One of ATLAS’ first jobs will be to take over the polar DIM alignment duties from CIVS, which was designed for collision avoidance and modified for alignment use. “When polar DIM was originally put in, there was nothing to align it, so the Target Area Alignment Group figured out how to use CIVS to partially do the job,” he said. “ATLAS will be able to do polar DIM alignment better than CIVS because it was engineered and designed to be a precision alignment system.”

The most demanding existing diagnostic on the polar DIM must be aligned to a tolerance of no more than 500 microns in order to acquire data. “We feel certain that with ATLAS we can get 500 microns with high confidence and high repeatability,” said NIF physicist Pascale Di Nicola. Along with the TANDMs, several other new diagnostic projects under development are planned to completely depend on ATLAS for alignment, including a polar neutron imaging system and an optical Thompson scattering diagnostic.

ATLAS provides flexibility during a NIF shot cycle by avoiding the need to look through the Target Chamber center (TCC) to view and align the DIM, which is not possible for OPAS when the target alignment system, or TAS, is deployed. “Because ATLAS doesn't look through TCC, there will be more flexibility in how you can sequence the shot,” Shingleton said. “If the DIMs offset (from TCC) were enough, you could align the DIM with ATLAS while TAS is aligning a target.”

“You also save a lot of time with the neutron mitigation,” added Di Nicola. “The cameras we use in OPAS are very high definition and they have very large field of view to get the resolution that we need. These cameras are very expensive, so when we’re doing a (high-neutron-yield) deuterium-tritium shot, we have to swap and swab the cameras in the middle of the shot cycle. And that takes time.” ATLAS was designed with this issue in mind and is easily removed and installed in the facility.

ATLAS Undergoes TestingIn the NIF Operations Support Building, Integrated Computer Control System integration manager Rick Wilson and physicist Pascale Di Nicola prepare to utilize the new TAS4 target alignment system, which was modified to work with ATLAS, for a sequence of movements and measurements to characterize the accuracy of the laser tracker, shown on the far left. The TAS was moved to 50 different locations and the ATLAS measurements at each location were compared against the TAS to determine the tracker’s accuracy. Credit: James Pryatel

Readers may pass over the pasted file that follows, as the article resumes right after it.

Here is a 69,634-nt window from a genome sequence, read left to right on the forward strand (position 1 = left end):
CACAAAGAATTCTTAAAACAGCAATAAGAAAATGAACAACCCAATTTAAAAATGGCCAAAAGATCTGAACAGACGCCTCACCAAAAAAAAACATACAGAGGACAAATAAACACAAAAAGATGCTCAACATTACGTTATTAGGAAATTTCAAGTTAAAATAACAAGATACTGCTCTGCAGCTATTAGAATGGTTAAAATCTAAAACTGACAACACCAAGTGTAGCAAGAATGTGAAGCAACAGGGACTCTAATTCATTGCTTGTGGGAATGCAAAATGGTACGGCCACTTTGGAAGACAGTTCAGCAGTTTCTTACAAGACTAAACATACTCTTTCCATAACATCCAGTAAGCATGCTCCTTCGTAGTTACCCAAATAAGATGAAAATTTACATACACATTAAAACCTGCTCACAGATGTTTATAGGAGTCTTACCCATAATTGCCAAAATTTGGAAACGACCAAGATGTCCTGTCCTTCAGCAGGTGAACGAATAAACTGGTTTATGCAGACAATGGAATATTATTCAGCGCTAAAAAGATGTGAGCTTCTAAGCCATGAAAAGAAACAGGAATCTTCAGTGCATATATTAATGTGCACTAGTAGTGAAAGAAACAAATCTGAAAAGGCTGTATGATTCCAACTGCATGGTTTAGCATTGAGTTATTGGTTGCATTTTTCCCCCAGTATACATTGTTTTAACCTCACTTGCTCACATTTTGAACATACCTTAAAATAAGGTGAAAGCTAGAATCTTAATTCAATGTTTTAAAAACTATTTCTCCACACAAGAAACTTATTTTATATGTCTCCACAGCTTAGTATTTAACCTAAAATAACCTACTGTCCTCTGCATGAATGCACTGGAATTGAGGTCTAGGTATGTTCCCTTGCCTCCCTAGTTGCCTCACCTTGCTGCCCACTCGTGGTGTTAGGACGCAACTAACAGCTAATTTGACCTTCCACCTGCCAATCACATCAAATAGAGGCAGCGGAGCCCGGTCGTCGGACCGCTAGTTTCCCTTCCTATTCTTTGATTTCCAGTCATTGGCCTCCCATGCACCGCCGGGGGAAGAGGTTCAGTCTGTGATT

Although the laser tracker was thoroughly tested and evaluated in a lab before it was mounted on the Target Chamber, additional testing will be required before it can be commissioned. “There is added complexity to ATLAS as a system,” Shingleton said. “The laser tracker measures points in space with the assumption that it’s propagating the laser through air. We’re propagating the laser through a vacuum window and into a vacuum (inside the Target Chamber) and that distorts the laser beam path as it goes through space. We have to apply a compensation for refraction in order to get those points that are measured back into real space so that we can use them for alignment.”

That compensation will be provided by the software now being developed to connect ATLAS with NIF’s Integrated Computer Control System (ICCS), which controls every aspect of a NIF shot. “A large part of ATLAS was the software development,” Shingleton said. “ICCS connects to the laser tracker to control it and collect the data. We embedded the refraction compensation into that code so that every time ATLAS takes a point measurement, ICCS applies that algorithm to correct the raw data.

Engineers Set ATLAS CoordinatesATLAS responsible engineer Nick Shingleton communicates with ICCS engineer James Hoffman while he controls movements of the ATLAS laser tracker during preliminary setting of coordinate baseline data. Credit: James Pryatel

“The software development is critical for ATLAS to succeed as a system that can be used as an alignment tool for NIF,” he said. “The software integrates and automates a lot of functionality for ATLAS. The diagnostic position returned from the ATLAS software is used as real-time feedback to adjust the alignment.”

Along with Shingleton and Di Nicola, members of the ATLAS development team are Dan Manha, Paul Avanzino, Jeremy Huckins, Glenn Beer, Kevin Morris, Jeremy Dixon, Rick Wilson, James Hoffman, Will Howes, Mikhail Fedorov, Sara Woods, Jorge Morales, Mark Forrer, Lisa Burrows, Allan Riddle, Jim Cox, Jim Nally, Reg Wood, Mike Dailey, John Borgman, Jesse Hamblen, Randy Aceves, Paul Kirby, Greg Ciraulo, Matt Barberis, Terry Malsbury, and Tom Parham.